Your time is valuable. Your time with each patient is valuable. You need to be able to connect with your patients and guide them along the exam as efficiently as possible.
So for me, that means I generally ask more pointed questions rather than leaving things too open ended and broad. Even as I sit patients in their exam chair, one of my first questions is “how is your vision doing in the distance and up close?” If they start going into how their eyes are feeling or anything else, I acknowledge their points but redirect them, informing them that there are two parts to the exam, the vision part and the health part, and that I want to check the vision part first.
Most patients respond favorably to that and voila, you’re back in control of an exam that could have led you down a strange rabbit hole. At this point, I’ll ask my vision related questions and do my initial confrontation testing. Here, I have found that holding the cover paddle myself means I make sure the patient’s eye is appropriately occluded and they can’t push the paddle up against their own eye. It gives them less change to fumble too. Typically, I only let a patient handle equipment during pinhole testing.
Next, I repeat that the next part of the exam is where we’ll be evaluating the patients’ vision status and needs. During refraction, I really try to keep in mind that patients’ incoming visual acuity and anticipating how much change is required to get them to see their best – if any changes are needed at all. I also keep in mind that a patient can only tolerate maybe 0.75 to 1.00 diopters or 20 degrees of change in any direction at any time from their starting point for my final refraction. With that in mind, I don’t typically keep a patient ‘accepting’ a certain direction if they keep saying it’s better after 3 or 4 options, as I know that’s usually going beyond what I’d be changing the prescription by anyway (unless it makes sense with their incoming visual acuity!).
Once refraction is complete and I have demoed their new prescription, I tell the patient that we’re switching gears and going into the ocular health portion of the exam next. This is where I’ll usually ask about how their eyes feel in general as well as their systemic health, medications, and allergies. Then I tell them I’m going to use eyedrops to check their eye pressure. When I explain that the eyedrops are necessary to help with evaluating their eye health, most patients are willing to comply. I do the same when I later go to dilate their eyes, explaining that it’s the best way for me to make sure their eyes are healthy and free of diseases like diabetes and glaucoma. For me, I have found that by explaining what I’m doing rather than making the ask if I can use eyedrops first, I find that more patients are willing to be dilated for their ocular health check. Too often, I have heard my interns ask first and their patients declining more as a result even after explaining the reasons why dilation is important.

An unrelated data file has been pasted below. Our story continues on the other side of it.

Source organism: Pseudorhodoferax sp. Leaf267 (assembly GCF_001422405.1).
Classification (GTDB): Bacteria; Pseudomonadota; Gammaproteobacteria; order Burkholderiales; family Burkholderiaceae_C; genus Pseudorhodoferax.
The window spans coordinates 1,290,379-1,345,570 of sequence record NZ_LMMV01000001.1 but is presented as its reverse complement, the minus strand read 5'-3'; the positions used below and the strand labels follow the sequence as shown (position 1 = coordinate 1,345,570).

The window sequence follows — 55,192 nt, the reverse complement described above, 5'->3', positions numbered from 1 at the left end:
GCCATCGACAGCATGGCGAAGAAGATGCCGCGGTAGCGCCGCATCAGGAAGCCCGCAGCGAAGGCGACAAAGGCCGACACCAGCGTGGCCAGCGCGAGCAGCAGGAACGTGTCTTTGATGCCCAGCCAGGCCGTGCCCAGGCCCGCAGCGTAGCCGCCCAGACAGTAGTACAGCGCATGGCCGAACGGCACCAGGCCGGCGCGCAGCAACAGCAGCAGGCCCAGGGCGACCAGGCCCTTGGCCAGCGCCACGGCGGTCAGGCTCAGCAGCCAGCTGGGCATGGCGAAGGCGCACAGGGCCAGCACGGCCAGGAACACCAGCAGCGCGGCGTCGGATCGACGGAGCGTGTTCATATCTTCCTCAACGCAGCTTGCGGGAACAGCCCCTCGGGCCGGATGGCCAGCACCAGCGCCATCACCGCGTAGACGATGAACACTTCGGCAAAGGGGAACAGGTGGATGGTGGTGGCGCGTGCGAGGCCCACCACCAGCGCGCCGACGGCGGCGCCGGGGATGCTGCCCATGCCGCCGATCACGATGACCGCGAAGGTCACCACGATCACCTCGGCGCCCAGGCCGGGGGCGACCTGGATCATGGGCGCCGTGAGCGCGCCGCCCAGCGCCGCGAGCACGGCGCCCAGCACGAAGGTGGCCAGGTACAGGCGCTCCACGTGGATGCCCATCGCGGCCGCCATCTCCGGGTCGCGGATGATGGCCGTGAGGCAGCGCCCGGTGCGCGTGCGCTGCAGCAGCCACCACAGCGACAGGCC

Remember, I’m trying to get the patient to work with me. Most of your patients will want to cooperate if it’s in their best interest. They just want to be informed.
Overall, directing how your patients answer your questions can help streamline your exam. For example, when asking about headaches, rather than asking them to describe their symptoms off the top of their head, I go into specifics using questions like – Is it sharp, stinging, boring? Show me on your head where the pain is. Does this happen every day or few days? Does this happen when you’re doing something like reading or watching TV or when you’re walking around?
Of course, you want your conversations to still be in the flow and natural, and I don’t suggest that every patient response should be some kind of forced response. Incorporating more directed questions and limited patient options during key parts of the exam though can help you keep your exam moving in the direction you need it to go and uncover information that is important to your management and treatment plan.